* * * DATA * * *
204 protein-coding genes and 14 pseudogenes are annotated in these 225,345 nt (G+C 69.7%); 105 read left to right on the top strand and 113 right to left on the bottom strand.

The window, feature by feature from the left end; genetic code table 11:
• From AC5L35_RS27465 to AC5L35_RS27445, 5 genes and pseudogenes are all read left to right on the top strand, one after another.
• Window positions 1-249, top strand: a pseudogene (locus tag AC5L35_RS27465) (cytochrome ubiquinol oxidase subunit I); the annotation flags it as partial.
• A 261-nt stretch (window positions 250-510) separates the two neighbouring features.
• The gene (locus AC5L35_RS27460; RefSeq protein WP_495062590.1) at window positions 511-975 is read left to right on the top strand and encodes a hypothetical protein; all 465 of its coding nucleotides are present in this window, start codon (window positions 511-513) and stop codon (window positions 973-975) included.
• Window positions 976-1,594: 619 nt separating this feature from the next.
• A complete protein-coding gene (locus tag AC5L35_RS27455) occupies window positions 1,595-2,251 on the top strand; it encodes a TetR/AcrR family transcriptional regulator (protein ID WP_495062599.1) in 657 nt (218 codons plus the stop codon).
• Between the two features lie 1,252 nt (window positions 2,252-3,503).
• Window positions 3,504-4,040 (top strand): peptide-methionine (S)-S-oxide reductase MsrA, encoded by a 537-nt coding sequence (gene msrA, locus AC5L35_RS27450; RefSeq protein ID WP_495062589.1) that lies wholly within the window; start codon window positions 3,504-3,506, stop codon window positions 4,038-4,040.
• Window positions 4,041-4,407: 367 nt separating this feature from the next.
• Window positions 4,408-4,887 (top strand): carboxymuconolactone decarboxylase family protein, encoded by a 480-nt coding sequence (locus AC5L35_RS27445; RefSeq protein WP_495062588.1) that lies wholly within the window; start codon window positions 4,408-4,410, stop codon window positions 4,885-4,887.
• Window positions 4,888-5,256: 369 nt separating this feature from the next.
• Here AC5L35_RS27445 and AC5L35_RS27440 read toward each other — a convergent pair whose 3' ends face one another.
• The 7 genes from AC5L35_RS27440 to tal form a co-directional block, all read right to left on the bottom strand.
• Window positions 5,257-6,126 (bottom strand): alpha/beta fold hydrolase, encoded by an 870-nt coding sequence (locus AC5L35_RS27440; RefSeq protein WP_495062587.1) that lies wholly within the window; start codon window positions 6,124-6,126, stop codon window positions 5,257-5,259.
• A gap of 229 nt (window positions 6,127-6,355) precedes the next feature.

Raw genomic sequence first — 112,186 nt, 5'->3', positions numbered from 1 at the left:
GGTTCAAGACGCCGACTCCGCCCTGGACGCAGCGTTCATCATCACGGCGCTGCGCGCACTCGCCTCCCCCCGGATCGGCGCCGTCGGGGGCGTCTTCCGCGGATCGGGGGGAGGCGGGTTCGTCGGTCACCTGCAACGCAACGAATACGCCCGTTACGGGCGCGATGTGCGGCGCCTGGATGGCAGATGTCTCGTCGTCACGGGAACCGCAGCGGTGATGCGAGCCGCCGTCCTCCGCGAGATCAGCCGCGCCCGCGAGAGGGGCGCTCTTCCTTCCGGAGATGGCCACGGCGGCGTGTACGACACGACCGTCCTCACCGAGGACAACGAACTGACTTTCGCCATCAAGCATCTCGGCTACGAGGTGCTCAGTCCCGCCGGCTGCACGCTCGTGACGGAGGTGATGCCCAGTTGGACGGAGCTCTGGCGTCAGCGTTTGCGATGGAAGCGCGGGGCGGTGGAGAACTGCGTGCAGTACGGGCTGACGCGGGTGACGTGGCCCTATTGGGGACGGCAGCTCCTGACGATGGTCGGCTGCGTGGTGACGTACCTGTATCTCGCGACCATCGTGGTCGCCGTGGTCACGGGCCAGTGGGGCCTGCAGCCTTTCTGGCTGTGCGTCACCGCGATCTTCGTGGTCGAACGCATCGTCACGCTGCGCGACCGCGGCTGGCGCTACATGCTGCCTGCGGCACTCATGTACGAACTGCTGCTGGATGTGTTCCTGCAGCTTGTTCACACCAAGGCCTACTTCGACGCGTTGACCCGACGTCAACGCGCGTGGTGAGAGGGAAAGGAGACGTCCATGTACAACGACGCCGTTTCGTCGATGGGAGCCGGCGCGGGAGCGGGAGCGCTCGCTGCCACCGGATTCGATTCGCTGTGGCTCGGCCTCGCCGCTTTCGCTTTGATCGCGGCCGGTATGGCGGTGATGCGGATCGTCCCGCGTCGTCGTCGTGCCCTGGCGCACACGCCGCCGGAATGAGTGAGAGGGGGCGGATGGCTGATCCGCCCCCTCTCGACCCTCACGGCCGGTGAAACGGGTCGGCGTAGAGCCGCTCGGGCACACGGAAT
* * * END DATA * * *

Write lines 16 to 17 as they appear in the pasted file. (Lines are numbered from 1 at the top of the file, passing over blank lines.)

• Window positions 5,257-6,126 (bottom strand): alpha/beta fold hydrolase, encoded by an 870-nt coding sequence (locus AC5L35_RS27440; RefSeq protein WP_495062587.1) that lies wholly within the window; start codon window positions 6,124-6,126, stop codon window positions 5,257-5,259.
• A gap of 229 nt (window positions 6,127-6,355) precedes the next feature.